I just returned from Berlin after a week-long Fulbright conference (the program that’s allowing me to be in Sweden). It was fabulous and it felt like being in another world away even though the flight is only one hour, which is one-fifth the time it took to get from San Francisco to New York where I went to college. One thing that it takes getting used to when you travel is that there are really large cultural differences within relatively small distances.
This was the case when I studied abroad in Vietnam- my class took a two-week excursion to Cambodia, and honestly I wasn’t expecting it to be that different but I was so wrong. I went from Vietnam, where the women covered every patch of skin when outside despite the 100% humidity and 40C heat to Cambodia where people were a lot more happy, or maybe I thought this because you could actually see their face! On a recent TedTalk (a great site for improving your common knowledge in ten to fifteen minute segments- http://www.ted.com/) a plastic surgeon working with injured victims mentioned the point that people are a lot less comfortable when we can’t see others’ faces (eg. remember wild wild West cowboys or movie burglars with bandannas across their faces).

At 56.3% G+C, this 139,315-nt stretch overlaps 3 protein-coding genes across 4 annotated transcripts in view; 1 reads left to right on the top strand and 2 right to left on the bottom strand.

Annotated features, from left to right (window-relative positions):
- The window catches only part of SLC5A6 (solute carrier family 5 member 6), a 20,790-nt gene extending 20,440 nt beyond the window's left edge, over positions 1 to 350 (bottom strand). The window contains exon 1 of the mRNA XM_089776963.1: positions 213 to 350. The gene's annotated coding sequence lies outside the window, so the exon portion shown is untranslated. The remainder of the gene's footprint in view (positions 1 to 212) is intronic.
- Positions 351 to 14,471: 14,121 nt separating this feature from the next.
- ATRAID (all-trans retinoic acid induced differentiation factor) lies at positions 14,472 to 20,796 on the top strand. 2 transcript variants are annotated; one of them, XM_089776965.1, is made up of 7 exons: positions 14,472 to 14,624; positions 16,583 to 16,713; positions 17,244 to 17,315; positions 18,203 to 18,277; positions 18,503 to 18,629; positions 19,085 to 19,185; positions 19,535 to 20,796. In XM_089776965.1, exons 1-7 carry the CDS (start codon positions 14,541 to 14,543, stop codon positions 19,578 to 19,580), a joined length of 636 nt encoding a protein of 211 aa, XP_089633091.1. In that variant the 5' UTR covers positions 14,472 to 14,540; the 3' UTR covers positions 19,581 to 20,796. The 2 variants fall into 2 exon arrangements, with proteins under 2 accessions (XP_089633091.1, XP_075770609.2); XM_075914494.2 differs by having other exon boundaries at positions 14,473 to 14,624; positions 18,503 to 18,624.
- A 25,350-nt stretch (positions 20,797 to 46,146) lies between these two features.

I also felt the change in Berlin even though I had been there two times before. One thing that I hadn’t realized before is that Swedish people don’t often dye their hair strange colors- and being in Berlin brought back memories of the days when I had a popular punk hairstyle where random spots were bleached white. It is unfair to compare Berlin to Lund but even comparing Berlin to Stockholm still reveals differences- music in the streets (not only from beggars!), graffiti everywhere, the smell of urine occasionally, clubs in burned out old buildings, uglier people, more hippies, people drinking alcohol unabashed in public, etc. Berlin does a very good job at creating a very cool gritty and alternative atmosphere, so you will also find lots of hipsters there. Berlin is also a special city perhaps not totally representative of the average German city, so remember this if you’re going there for the first time.